No, there is no law governing opioid dependence.
It is probably unethical for a physician to drop you from a practice without cause.
Were you discharged without cause?
I concur with philnoir.
There is no such law or obligation.
There is always a "missing piece" to this kind of story.
The doctor is not obliged to give you a prescription.
If the doctor discharged you from his practise, you clearly didn't comply with the practise rules.
Doctors don't refuse to treat a patient or discharge them from their surgery for no good reason.
Unfortunately, I've seen this happen, especially when it comes to UDT, and the immunoassay technique that is most often used is not always accurate.
So, while some people abuse their opioid medications (or would if they could), some PCPs are looking for any excuse to drop a pain patient -- and PCPs are the primary pain providers in America, with 100,000,000 people in pain, and only 3,500 trained pain specialists.
There's too many grandparents out there who have been dismissed from a practice because of a false UDT or because another of their physicians prescribed an opioid and they filled the medication w/o realizing the consequences. They don't understand and don't know where to turn.
I don't know Chelsea's story, but I do know that opiophobia is rampant in the practitioner community because they're concerned about being pressured by state medical boards and federal regulators for writing for too many controlled medications.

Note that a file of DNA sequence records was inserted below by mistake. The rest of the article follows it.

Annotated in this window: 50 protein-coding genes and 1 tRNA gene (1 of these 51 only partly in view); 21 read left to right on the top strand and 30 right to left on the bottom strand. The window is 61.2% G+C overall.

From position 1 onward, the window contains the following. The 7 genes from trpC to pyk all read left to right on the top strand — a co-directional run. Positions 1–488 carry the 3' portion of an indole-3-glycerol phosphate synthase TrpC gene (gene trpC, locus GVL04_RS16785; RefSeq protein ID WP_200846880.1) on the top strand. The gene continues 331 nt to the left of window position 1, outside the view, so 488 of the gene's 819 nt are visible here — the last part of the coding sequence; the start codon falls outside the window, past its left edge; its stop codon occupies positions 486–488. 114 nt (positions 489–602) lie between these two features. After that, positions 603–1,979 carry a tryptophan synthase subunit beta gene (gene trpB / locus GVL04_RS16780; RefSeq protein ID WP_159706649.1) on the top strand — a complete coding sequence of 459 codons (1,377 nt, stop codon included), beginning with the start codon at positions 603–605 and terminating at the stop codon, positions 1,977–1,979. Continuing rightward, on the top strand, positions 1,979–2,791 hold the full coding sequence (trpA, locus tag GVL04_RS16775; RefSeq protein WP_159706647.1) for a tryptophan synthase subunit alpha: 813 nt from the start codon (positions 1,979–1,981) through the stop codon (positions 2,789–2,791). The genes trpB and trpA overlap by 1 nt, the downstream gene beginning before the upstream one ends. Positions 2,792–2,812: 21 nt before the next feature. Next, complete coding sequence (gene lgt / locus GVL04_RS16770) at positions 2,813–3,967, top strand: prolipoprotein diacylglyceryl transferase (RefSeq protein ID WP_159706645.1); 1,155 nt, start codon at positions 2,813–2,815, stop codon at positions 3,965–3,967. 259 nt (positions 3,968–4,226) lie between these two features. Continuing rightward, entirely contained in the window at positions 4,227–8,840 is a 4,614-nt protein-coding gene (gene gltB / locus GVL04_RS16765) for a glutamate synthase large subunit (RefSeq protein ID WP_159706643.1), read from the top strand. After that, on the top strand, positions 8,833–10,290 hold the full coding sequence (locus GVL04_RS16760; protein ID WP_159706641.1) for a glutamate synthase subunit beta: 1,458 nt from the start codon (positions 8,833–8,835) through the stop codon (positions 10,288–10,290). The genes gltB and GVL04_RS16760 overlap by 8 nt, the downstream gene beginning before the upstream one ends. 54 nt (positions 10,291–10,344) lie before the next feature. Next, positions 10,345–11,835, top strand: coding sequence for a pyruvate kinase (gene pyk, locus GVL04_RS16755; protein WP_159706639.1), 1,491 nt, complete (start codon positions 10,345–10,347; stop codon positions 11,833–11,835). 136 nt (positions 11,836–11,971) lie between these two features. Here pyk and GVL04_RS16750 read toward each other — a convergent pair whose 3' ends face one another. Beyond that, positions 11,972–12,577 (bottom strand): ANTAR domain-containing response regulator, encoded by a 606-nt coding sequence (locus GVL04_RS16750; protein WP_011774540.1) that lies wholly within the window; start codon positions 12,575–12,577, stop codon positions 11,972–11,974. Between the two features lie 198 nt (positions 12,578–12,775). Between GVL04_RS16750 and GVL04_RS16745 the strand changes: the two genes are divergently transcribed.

Big Brother is alive and well in American medicine and because of him, thousands of people are suffering from withdrawal and hyperalgesia.
Sorry I don't know what UDT stands for.
I understand what you mean, and it is not good that people who do suffer a lot of pain and rely on these medications suddenly have nothing to help them, and not get weaned off slowly. I understand that suddenly stopping taking these drugs can cause withdrawal symptoms.
I have recently been prescribed with an opioid transdermal patches myself starting at 5 microgram/hour and the dose will get doubled in 4 weeks time.
There is a warning on the information label about it being a controlled drug and proof must be provided that the drug has been prescribed, if stopped by the law.
If it is the case that Chelsea was discharged because of what you say in your penultimate paragraph, then it is a sad state of affairs and I do hope that she either challenges the doctor that discharged her to get reinstated or finds another physician as soon as possible.